Lisa McMann on Lisa McMann: Lisa McMann is the author of New York Times bestseller Wake (Simon Pulse, 2008). Its sequel, Fade, is now available, and a third book in the series, Gone, is slated for spring 2010. Wake is a YALSA BBYA nominee, a Quick Pick for Reluctant Young Adults, and a Borders Original Voices Finalist.
Lisa grew up in Michigan. When she was a teenager, she worked as a blueberry picker, babysitter, bookstore clerk, and bindery worker in a printing company where she used a machine to roll gazillions of labels and stickers onto cardboard cores. She still has the paper cut scars to prove it. Now, Lisa and her family live near Phoenix where she writes from a green chair overlooking the Superstition Mountains.
Sometimes she wears a cowboy hat.
She's not really a cowboy.
She just likes hats.
What were you like as a young reader? Who were your favorite authors? What were your favorite titles?
I went to the library with my mom every Saturday and brought home fourteen books. I read whenever I could. I loved A Tree Grows in Brooklyn [by Betty Smith (1943)], Little Women [by Louisa May Alcott (1868, 1869) , all the Cherry Ames nurse books [by Helen Wells], Little House series, Judy Blume (I had to hide those books from my mom, though), Roald Dahl.
What first inspired you to write for young adults?
My first manuscript (which is not published) was inspired by a documentary called "Into the Arms of Strangers: Stories of the Kinder Transport." I was so moved by the stories of the hard lives the children in the documentary faced as Jewish children escaping from Germany to England right before the Holocaust. It was such a reminder of how strong teens are.
It has always felt natural to me to write about young adults. They are so incredibly interesting and tragic and wonderful. Their lives change enormously over just a few years --there is so much to write about when it comes to teens.
Could you tell us about your path to publication--any sprints or stumbles along the way?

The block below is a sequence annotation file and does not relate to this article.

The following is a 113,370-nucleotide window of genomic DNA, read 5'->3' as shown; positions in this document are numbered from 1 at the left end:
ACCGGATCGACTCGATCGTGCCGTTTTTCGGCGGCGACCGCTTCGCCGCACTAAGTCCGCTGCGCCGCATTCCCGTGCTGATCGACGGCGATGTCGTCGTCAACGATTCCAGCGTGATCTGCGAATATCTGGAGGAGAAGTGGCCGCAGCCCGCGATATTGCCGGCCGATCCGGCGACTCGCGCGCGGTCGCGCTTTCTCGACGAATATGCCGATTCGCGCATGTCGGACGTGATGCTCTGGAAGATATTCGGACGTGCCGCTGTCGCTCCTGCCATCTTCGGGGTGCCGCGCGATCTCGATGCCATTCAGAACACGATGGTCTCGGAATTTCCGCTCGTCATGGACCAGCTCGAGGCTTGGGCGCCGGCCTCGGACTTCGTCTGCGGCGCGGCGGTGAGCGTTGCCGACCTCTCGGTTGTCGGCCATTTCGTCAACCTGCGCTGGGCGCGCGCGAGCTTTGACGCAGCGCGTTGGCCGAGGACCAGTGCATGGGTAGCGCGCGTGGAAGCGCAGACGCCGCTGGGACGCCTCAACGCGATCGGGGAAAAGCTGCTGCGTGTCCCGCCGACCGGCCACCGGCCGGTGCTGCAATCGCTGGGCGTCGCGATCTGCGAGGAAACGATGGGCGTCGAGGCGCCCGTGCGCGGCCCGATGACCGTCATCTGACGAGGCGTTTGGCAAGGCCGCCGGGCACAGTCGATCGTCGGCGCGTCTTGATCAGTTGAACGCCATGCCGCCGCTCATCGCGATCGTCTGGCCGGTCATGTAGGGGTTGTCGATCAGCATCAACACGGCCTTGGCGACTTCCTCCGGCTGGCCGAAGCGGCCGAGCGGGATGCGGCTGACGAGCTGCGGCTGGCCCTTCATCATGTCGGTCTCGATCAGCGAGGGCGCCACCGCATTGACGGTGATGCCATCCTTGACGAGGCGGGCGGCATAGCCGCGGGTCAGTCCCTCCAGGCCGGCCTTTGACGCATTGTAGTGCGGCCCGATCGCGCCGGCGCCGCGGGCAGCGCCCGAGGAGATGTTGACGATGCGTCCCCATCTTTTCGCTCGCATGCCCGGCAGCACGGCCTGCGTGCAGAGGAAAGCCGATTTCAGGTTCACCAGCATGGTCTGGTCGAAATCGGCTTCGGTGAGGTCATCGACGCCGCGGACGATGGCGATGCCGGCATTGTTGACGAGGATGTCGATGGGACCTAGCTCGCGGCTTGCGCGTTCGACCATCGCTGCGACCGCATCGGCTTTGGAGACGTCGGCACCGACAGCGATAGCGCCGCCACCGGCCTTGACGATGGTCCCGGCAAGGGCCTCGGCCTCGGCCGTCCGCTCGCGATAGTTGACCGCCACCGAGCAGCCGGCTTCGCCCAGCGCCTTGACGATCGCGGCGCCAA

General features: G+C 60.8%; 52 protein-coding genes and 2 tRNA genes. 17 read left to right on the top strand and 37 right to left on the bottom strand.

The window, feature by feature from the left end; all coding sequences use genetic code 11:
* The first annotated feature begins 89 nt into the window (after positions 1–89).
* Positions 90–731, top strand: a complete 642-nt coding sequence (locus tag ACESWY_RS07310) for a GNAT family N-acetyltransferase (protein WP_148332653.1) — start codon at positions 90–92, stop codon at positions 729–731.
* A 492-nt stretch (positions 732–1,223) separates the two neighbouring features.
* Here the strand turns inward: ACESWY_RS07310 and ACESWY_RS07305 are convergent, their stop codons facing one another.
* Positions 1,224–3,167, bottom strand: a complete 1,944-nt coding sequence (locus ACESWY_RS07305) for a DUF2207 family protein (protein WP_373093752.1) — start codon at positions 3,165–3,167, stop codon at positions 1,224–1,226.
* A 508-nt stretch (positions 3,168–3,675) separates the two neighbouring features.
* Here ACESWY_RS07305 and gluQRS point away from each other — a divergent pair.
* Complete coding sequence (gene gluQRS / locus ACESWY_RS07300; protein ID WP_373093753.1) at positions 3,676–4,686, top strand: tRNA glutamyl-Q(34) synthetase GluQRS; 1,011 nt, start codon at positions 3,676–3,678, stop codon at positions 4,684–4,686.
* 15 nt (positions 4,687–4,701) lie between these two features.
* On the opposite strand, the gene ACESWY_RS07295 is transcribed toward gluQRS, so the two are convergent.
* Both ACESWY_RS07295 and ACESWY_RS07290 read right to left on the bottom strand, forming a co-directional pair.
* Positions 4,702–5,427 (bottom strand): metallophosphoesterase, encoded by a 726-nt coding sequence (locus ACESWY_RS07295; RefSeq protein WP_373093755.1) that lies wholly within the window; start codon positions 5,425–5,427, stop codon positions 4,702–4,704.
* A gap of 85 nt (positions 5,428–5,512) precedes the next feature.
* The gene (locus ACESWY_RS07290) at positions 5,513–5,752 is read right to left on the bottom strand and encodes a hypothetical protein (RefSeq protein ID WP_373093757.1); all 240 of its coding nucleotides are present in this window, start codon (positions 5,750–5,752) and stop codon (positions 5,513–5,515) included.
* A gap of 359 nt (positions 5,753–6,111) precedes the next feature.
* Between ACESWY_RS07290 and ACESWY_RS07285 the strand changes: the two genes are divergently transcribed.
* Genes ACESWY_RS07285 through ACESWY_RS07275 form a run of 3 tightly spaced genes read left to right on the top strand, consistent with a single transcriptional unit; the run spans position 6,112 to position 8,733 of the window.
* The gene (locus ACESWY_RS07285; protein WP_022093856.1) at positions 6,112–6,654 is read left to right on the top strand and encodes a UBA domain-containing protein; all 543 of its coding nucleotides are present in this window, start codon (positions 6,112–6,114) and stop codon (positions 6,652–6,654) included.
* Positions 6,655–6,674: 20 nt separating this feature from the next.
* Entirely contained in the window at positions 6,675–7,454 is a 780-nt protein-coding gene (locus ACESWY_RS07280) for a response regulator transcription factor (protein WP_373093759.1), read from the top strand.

Well, as I mentioned, Wake wasn't my first manuscript, nor was it my second (which will never see the light of day). It's my third, but the first to get published. It felt like a stumble at the time when manuscript #1 got so close to hooking an agent but ultimately failed to do so, but looking back, I see now that it is so important to practice writing novels.
There were sprints, as well. When I started to look for an agent with Wake, I sent my query out to twelve agents one Monday, starting with the one agent I wanted more than anyone. Within two hours, I had a request from my dream agent for the full manuscript. Two days later, I had six other requests for the full. By Friday of that week, Michael Bourret of Dystel & Goderich, the agent I was so hoping for, offered representation. So that went very quickly.
Looking back, what was the single best decision you made in terms of advancing your craft as a writer?
I stopped following the rules, and I stopped listening to people who tried to tell me that I wasn't following the rules and therefore would fail.
This is not to say I didn't accept feedback and critiques -- I welcomed those as all writers must do to get better.
As a fan of Wake (Simon Pulse, 2008), I was thrilled to hear about the sequel, Fade (Simon Pulse, 2009)! Could you tell us a little about the new novel?
I'm terrified of giving away spoilers, so here is the flap copy for Fade:
For Janie and Cabel, real life is getting tougher than the dreams.
They're just trying to carve out a little (secret) time together, but no such luck. Disturbing things are happening at Fieldridge High, yet nobody's talking. When Janie taps into a classmate's violent nightmares, the case finally breaks open--but nothing goes as planned. Not even close. Janie's in way over her head, and Cabe's shocking behavior has grave consequences for them both.